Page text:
Anyone can nominate a place with heritage values for the National or Commonwealth Heritage Lists.
Nominations must set out the qualities or values of the place that make it of outstanding heritage value to the nation.
Nominations for the National Heritage List and the Commonwealth Heritage List closed on 19 April 2023.
The Minister for the Environment must call for nominations to the National Heritage List annually.
The nomination and assessment process is open and consultative.
Places on the National Heritage List have heritage values that are of outstanding value to the nation. Once listed, the national heritage values of the place are protected by the Environment Protection and Biodiversity Conservation Act 1999 (EPBC Act).
Nominations must meet the National Heritage List criteria.
Nominations for the National Heritage List 2023-24 closed on 19 April 2023.
Our National Heritage List recognises and protects places that reflect our unique landscapes, First Nations cultures and our development as a nation.
Each year, more places are included on the list as our national story unfolds and understanding of our heritage deepens.
The National Heritage List currently includes 120 sites across Australia, such as Parkes Observatory in New South Wales, Erawondoo Hill in Western Australia and Quinkan Country in Queensland.
These are places of Indigenous, historic and natural heritage that are owned or controlled by the Australian Government.
The heritage values of sites on the Commonwealth Heritage List are protected under national environment law.
New nominations must meet the Commonwealth Heritage List criteria.
New nominations for the Commonwealth Heritage List closed on 19 April 2023.
Places on the Commonwealth Heritage List can be entirely within a Commonwealth area, or if outside of Australia, owned or leased by the Commonwealth or a Commonwealth agency.
There are currently 389 government-owned listed sites from across Australia, its territories and overseas.
The nomination process step-by-step
Is the place that you are planning to nominate already on a heritage list?
- Review the National Heritage List
- Review the Commonwealth Heritage List
Once the next nomination round is open, if you wish to make a nomination, please complete the nomination forms.
National Heritage Listing Nomination Form (PDF 337 KB)
National Heritage Listing Nomination Form (DOCX 94 KB)
National Heritage Listing Nomination Guide (PDF 321 KB)
National Heritage Listing Nomination Guide (DOCX 80 KB)
Commonwealth Heritage Listing Nomination Form (PDF 378 KB)
Commonwealth Heritage Listing Nomination Form (DOCX 94 KB)
Commonwealth Heritage Listing Nomination Guide (PDF 297 KB)
Commonwealth Heritage Listing Nomination Guide (DOCX 74 KB)
If you are not able to download a nomination form, or require a hardcopy form please email firstname.lastname@example.org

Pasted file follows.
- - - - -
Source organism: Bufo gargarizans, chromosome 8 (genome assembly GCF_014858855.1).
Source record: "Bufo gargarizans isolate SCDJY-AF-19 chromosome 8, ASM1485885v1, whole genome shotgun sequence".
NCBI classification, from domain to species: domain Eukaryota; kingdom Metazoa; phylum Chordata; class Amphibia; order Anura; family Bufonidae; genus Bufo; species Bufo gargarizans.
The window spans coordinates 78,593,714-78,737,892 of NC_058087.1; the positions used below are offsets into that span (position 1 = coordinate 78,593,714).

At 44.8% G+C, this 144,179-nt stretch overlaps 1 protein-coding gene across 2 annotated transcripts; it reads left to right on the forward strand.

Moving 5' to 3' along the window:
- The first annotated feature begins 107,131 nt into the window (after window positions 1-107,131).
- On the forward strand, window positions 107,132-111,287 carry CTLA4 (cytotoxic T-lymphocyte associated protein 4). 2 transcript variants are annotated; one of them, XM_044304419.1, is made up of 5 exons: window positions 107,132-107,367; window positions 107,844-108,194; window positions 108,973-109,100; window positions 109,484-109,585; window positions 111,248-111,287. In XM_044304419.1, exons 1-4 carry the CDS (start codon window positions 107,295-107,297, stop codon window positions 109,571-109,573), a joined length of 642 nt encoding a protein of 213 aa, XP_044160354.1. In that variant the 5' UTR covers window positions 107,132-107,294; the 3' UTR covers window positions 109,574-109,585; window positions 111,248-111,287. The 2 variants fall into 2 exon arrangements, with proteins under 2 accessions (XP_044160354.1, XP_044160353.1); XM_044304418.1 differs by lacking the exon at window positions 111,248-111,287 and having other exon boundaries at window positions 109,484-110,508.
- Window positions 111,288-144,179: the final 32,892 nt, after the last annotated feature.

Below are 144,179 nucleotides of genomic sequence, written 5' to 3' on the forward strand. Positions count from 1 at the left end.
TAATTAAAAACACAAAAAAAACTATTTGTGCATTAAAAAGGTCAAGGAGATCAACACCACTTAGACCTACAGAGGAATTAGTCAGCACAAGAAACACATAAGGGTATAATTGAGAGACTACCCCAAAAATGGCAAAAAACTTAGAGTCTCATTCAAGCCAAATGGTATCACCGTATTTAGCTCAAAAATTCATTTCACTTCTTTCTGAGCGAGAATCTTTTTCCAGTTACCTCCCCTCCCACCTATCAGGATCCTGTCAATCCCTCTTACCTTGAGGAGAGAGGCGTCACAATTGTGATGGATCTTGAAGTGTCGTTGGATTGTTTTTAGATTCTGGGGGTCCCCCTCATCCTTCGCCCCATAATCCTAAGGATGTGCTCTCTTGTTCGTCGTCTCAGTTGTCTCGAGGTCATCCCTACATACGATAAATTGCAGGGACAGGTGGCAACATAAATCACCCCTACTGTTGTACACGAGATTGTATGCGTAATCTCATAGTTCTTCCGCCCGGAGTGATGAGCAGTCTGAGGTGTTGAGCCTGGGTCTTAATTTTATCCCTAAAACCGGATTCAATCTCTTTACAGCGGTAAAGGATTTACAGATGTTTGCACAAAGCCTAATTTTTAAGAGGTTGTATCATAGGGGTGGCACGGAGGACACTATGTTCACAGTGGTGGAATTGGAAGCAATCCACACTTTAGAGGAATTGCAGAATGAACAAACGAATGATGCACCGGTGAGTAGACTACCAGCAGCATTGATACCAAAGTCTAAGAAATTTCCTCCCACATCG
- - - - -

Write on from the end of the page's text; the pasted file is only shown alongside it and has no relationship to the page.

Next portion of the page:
Nominations must set out the qualities or values of the place that make it outstanding to the nation by indicating how the place meets one or more of the National Heritage Criteria or the Commonwealth Heritage Criteria.
For information on the high threshold for National Heritage listing, you may wish to consult a guide to heritage listing in Australia.
Nominations can be submitted via email or posted to the department.
Nominations must include all attachments along with a completed and signed nomination form.
Email nominations to email@example.com
Post nominations to:
The Nominations Manager
Department of Climate Change, Energy, the Environment and Water
GPO Box 3090
Canberra ACT 2601
Once your nomination is received, the delegate for the minister decides whether your nomination complies with eligibility requirements under the EPBC Act and Regulation 10.01B of the EPBC Regulations.
Nominations that do not meet these requirements may be rejected.
Nominations will be given to the Australian Heritage Council for consideration.
Each year, the council prepares a proposed priority assessment list (PPAL) for consideration by the minister. This list, when approved by the minister, becomes the finalised priority assessment list (FPAL) and sets the work program for the council for the next 12 months.
The FPAL is then published, and the council will invite public comments on whether the places under assessment have heritage values for inclusion in the heritage list and whether they should be included in this list.
The council must consult owners and occupiers and Indigenous people with rights or interests in any place that it finds might have heritage values.
The council then gives the minister an assessment report on the place together with copies of all comments it has received from its statutory consultations.
The minister must consider the assessment report and comments when deciding whether to list the place. The nominator is advised of the decision and, if listed, the owners and occupiers of the place and First Nations people with rights or interest in the place are advised.
- Australian Heritage Database
- Free, Prior and Informed Consent in the work of the Australian Heritage Council
- The nomination, assessment, and decision processes for the National Heritage List
- The Commonwealth Heritage listing process
- Engage Early - Indigenous engagement guidelines
- Guidelines for the assessment of places for the National Heritage List